Jessica Davis is a woman on a mission: to lay down righteous riffs on her e-uke and explore America. Learn more about her solo project, S.L.F.M., in SLC Songstress Punks Up the Uke. Listen to the two latest S.L.F.M. samplers below. Synchro Studio • S.L.F.M. • Austin Morrell and the Alchemists • Tapered • The Imperial Rooster • Sat Dec 1 • 8 pm • $7 • ALL-AGES!
SLC Songstress Punks Up the Uke
Jessica Davis on code and categories
Albuquerque Is for Lovers
But not the kind you’d imagine
God Save the Queensland Grapes
Four Aussie wines with attitude
Flyer on the Wall
Out-of-towners The Anchor and Fiction Reform perform with local punkers Stabbed in Back, Adam Hooks & His Hangups and Emergency Ahead. The first three of the five bands are playing the Way Out West Fest in Tucson, Ariz., hence the show’s moniker, “Quest for W.O.W. Fest!” (Which could easily be confused with a gathering of massively multiplayer online role-playing gamer dorks.) Bands play for the win at Amped (4200 Lomas NE) on Wednesday, April 6, at 6 p.m. Admission to the all-ages show is seven gold.
Punk Is Whatever We Made It to Be
An interview with bassist Mike Watt
Mike Watt's latest album, Hyphenated-Man, is not about the past. "It's kind of a meditation on me in middle age," he says.
Loud, Fast and Iowa Blows
Corn-belt misfits come of age
The House of Tomorrow
It should be no surprise that the two isolated, hormone-addled Iowa adolescents in The House of Tomorrow—by first-time novelist Peter Bognanni—love their punk music, though they find it in different ways.
Flyer on the Wall
A plague befalls the Blackbird Buvette (509 Central NW) on Tuesday, Jan. 25, when DJ Caterwaul debuts a monthly, ochre-colored night known as Low Life. Expect deep psych, garage, punk, freaky rock and other sounds from his musical dungeon. The tunes begin at 9 p.m. Entry is free, but only for those of legal drinking age. (Jessica Cassyle Carr)
GDP and Pistol bring hip-hop from New Jersey; Obelisk will contribute Santa Fe heavy metal; Albuquerque’s Stabbed in Back provide the punk rock. This eclectic evening of music happens on Thursday, Nov. 18, at REVLIS (712 Central SE) beginning at 7 p.m. A fiver gets you in. (Jessica Cassyle Carr)
Gidget Goes to Hell
The top five lady-centric punk films
The holiday filmgoing season is packed with family-centric fare. To help balance out all the mainstream film fare in which you are about to partake, we present this guide to femme-tastic, full-volume cinema. Lest you think punk rock is a young man’s game, look no further than these movies to see the true anger, ideas and drive of young women who want to break the establishment and raise a ruckus.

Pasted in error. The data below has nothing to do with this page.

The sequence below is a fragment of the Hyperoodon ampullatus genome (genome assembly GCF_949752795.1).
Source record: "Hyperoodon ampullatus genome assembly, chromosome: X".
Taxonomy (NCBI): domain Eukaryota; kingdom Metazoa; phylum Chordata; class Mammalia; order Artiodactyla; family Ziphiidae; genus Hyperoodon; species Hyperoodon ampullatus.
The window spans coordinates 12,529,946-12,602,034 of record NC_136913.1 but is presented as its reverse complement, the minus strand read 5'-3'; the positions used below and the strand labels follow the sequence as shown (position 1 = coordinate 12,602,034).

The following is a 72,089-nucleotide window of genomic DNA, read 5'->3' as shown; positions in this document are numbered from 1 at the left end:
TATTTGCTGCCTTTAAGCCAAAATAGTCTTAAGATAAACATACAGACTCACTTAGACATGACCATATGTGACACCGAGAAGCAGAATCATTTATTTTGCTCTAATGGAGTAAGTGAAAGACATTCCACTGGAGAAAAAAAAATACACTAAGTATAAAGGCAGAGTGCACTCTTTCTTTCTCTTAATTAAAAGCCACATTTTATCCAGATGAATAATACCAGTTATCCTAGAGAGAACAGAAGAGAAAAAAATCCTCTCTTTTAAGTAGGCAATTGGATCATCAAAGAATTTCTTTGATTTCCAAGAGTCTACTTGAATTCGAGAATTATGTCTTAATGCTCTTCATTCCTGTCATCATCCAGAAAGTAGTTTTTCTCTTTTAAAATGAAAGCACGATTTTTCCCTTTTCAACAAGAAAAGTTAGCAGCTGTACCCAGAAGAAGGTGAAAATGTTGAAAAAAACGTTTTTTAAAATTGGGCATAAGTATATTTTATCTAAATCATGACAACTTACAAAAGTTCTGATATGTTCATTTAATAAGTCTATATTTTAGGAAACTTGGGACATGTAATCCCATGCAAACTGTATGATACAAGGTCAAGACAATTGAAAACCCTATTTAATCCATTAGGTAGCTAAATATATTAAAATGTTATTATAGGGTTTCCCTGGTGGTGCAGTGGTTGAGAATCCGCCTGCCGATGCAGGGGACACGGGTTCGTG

They oughta take a rope and hang me
Roger Miller punk cover at VooDoo Scooters
I love it when I get to see one of those things I want to see before I die.
It happened on Saturday night. My cousin Gina and I went to go see her mail man's punk band play at VooDoo Scooters on Central Avenue.
They were called “Demons” and played good old punk rock. The band is made up of members of Icky and the Yuks, an Albuquerque punk band that's been around as long as I can remember.
Though I was nervous that some strategically placed tiki torches were going to set my polyester shirt on fire and kill me, the band kept my attention.
Then it happened: they played a Roger Miller song, “Dang Me.” I have wanted to hear a punk version of my favorite country guy for as long as I can remember.
And they did it.
The other thing I wanted to see was a dugout and bull pen-clearing baseball fight, and I did back in 2004.
I decided that I had run out my string here on planet earth. I made a beeline to Denny's where I ate a grilled cheese sandwich made out of deep fried cheese sticks in an ultimately futile attempt at suicide.
Alas, I'm still here.
Literally, literary punk
I was feeling superior because I was a plus one on “the list” to see a punk rock show Sunday night.
I traveled from Valencia County with a colleague, Jeana, who is more of a metal fan but who has recently branched out into the punk rock. She had interviewed the drummer and the record company gave her a photo pass to go snaps some shots.
Jeana hurt her ankle and I was having one of those “can’t go outside; something unimaginably horrible will happen to me” days, so both of us had to psyche ourselves up all day. It was a big deal that we managed to scrape ourselves together and brave the flooded highways.
By the way, Jeana has a grandkid. I have been to one other punk show with her and it upped the punkrockicity of the entire affair, going with a grandmother. You can’t buy a metal grandma at Hot Topic. (This is where I apologize for making reference to a woman’s age. Sorry, Jeana; it was necessary.)
One can only imagine our infinite chagrin when we found out we weren’t, in fact, on “the list.” $15 was out of the price range for two broke reporters. Curses.